Things To Do

San Juan, Puerto Rico

Old San Juan (San Juan Viejo)

Showcasing almost 500 years of history, the streets of Old San Juan (San Juan Viejo) are windows to the past, with historic forts and Spanish colonial architecture setting the scene. This World Cultural Heritage Site is the second oldest city in the Americas and the oldest city under the US flag. The seven-square-block area contains more than 400 beautifully restored 16th- and 17th-century colonial buildings, many of which contain shops, restaurants, museums, hotels, and other public buildings. The most dramatic feature, and the real showpiece of Old San Juan is the Fuerte San Felipe del Morro, known more commonly as El Morro, set out on a point of land overlooking the sea in the San Juan National Historic Site. Experience the city's real charm by simply wandering the streets, admiring the old architecture, and enjoying a meal on an outdoor patio. Other highlights are Fortaleza, the San Juan Cathedral, and Castillo de San Cristóbal. As you stroll, be sure to pop into some of the museums, many of which are worth stepping into just to appreciate the architecture of the structure housing the collections. This whole area can be explored on foot, although the walk out to El Morro fort adds considerably more to the length of a walking tour.

San Juan, Puerto Rico

Fuerte San Felipe del Morro (El Morro)

Protecting the entrance to San Juan Bay, the fort, commonly referred to as El Morro, is dramatically perched above the sea on a point of land jutting out into the ocean. A designated National Historic Site and a UNESCO World Heritage Site, El Morro was built in 1539. Construction continued for another 250 years to make it one of the largest Spanish forts in the Caribbean. A majority of the additional construction took place between the 1760s and 1780s, when many of the walls you see today were added. The fort today is a maze of ramps, outposts, barracks, dungeons, and tunnels, dotted with small, circular sentry boxes called "garitas." These garitas are unique to Puerto Rican forts and have become a national symbol. The area approaching the fort is open lawn looking out to incredible views on every side, either back towards San Juan, including a view to San Juan Cemetery, or out to sea.

San Juan, Puerto Rico

Castillo de San Cristóbal (Fort San Cristóbal)

While El Morro gets all the fame, Castillo de San Cristóbal is equally fascinating and well worth a visit. San Cristobal is bigger than El Morro, and is the largest fort the Spanish ever built in the New World. Spread over 27 acres, it features five independent units connected by moat and tunnel, each designed to be self-sufficient should the others fall. The fort was built between 1634 and 1790 to guard the eastern gate to what is today, Old San Juan. It was designed to protect against a land attack, making it quite different from El Morro, which was designed to guard against attacks by sea.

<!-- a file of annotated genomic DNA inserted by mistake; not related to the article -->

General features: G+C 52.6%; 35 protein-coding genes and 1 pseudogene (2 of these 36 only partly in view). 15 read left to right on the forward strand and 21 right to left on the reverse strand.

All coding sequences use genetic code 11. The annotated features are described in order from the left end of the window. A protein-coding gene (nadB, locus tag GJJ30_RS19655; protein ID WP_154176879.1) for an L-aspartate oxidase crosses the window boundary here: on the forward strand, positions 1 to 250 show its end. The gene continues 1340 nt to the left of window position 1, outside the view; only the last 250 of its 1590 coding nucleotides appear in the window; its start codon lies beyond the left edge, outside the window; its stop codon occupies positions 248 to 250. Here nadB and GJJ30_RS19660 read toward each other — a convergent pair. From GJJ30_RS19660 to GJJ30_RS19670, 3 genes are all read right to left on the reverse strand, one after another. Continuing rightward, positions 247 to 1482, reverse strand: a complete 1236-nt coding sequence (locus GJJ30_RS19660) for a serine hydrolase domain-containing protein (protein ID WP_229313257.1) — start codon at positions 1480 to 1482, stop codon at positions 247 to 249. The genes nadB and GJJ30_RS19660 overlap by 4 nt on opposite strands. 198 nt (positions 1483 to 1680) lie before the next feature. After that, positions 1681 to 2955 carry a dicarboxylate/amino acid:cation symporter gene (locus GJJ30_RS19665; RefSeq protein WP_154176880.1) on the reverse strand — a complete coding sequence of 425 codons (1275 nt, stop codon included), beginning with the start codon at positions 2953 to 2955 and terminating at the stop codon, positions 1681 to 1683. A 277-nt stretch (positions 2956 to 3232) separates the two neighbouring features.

San Juan, Puerto Rico

San Juan Cemetery (Santa Maria Magdalena de Pazzis Cemetery)

Set along the coast, adjacent to El Morro, and high above the ocean, is the beautiful San Juan Cemetery. Elaborate tombstones, statues, and a circular red-domed Neoclassical chapel dedicated to Mary Magdalene are some of what make this cemetery outstanding. From its hillside setting above the sea are lovely views out to the ocean and towards El Morro. The graves are all above ground, similar to those found in New Orleans. The chapel in the cemetery dates to the 19th century, and many of Puerto Rico's earliest colonists are buried here.  

San Juan, Puerto Rico

San Juan Cathedral (Catedral de San Juan)

The San Juan Cathedral, begun in 1540, is known for being one of the oldest cathedrals in the Americas and one of the oldest buildings in San Juan. The interior, with its black-and-white checkered tile floor and yellow décor is surprisingly ornate and cheery. The body of the great Spanish explorer, Ponce de León, has laid here in a marble tomb since 1913. Also entombed here since 1862 is San Pío, a Roman Catholic martyr. The cathedral still holds regular services, and tours are available.

San Juan, Puerto Rico

Museo de las Américas

The Museo de las Americas, in Old San Juan, explores the history of Puerto Rico, with a focus on the art, the ethnic groups, and the colonization of the country. Permanent exhibits offer a solid overview of the country's history, but temporary exhibits round out the experience, with interesting themes that include anything from contemporary art to traditional practices. This museum is a good place to start before embarking on a tour of the country's cultural and historic sites.

San Juan, Puerto Rico

La Fortaleza

La Fortaleza was completed in 1540 as a defense against the Carib Indians and other foreign invaders. It was occupied twice by invaders; first by the Earl of Cumberland in 1598 and then by the Dutch General Bowdoin Hendrick in 1625 when fire damaged the building. The Fortaleza eventually lost its military value and became the residence of Puerto Rican governors, a role it still maintains today. La Fortaleza is the oldest governor's mansion still used as such in the Western Hemisphere, with more than 150 governors having lived or stayed here. The building itself has undergone many changes in its long history. The result is a blend of 16th-century military architecture with the refinements of the 19th century.